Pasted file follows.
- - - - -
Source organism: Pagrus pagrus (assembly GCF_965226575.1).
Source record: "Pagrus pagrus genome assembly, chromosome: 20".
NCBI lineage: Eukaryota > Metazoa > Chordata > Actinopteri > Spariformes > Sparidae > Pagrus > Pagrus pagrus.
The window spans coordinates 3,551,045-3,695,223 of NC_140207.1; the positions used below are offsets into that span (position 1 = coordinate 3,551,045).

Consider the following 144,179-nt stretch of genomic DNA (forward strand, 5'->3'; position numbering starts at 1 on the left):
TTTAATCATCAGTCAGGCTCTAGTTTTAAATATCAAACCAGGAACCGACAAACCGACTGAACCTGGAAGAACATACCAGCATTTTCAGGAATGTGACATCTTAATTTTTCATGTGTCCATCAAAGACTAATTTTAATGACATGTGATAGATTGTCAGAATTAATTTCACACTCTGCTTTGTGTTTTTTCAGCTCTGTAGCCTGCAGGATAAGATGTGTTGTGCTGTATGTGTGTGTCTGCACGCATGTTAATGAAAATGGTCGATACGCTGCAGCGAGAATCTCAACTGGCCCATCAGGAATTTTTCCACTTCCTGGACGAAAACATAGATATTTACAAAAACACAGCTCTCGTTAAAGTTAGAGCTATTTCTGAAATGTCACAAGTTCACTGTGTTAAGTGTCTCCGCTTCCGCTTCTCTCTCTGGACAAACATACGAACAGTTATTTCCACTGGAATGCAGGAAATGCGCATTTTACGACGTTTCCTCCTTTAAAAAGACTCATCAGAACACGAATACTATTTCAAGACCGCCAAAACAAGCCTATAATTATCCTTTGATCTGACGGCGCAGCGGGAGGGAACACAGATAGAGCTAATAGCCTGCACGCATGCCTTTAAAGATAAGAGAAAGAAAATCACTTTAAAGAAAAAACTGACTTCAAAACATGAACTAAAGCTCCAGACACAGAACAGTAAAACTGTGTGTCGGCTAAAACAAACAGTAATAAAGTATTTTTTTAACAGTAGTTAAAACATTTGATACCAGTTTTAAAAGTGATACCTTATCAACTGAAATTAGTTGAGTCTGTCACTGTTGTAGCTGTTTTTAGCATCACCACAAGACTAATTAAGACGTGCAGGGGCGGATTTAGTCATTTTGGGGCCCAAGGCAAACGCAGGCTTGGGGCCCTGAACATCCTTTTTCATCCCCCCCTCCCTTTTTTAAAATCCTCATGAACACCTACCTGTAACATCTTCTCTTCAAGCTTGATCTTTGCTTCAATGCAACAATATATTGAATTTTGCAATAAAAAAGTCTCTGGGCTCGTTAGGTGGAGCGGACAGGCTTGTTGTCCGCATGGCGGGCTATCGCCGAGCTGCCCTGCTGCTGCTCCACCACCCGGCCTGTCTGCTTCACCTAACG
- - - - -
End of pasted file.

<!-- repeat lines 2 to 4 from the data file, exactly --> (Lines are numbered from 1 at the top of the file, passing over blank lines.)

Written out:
Source record: "Pagrus pagrus genome assembly, chromosome: 20".
NCBI lineage: Eukaryota > Metazoa > Chordata > Actinopteri > Spariformes > Sparidae > Pagrus > Pagrus pagrus.
The window spans coordinates 3,551,045-3,695,223 of NC_140207.1; the positions used below are offsets into that span (position 1 = coordinate 3,551,045).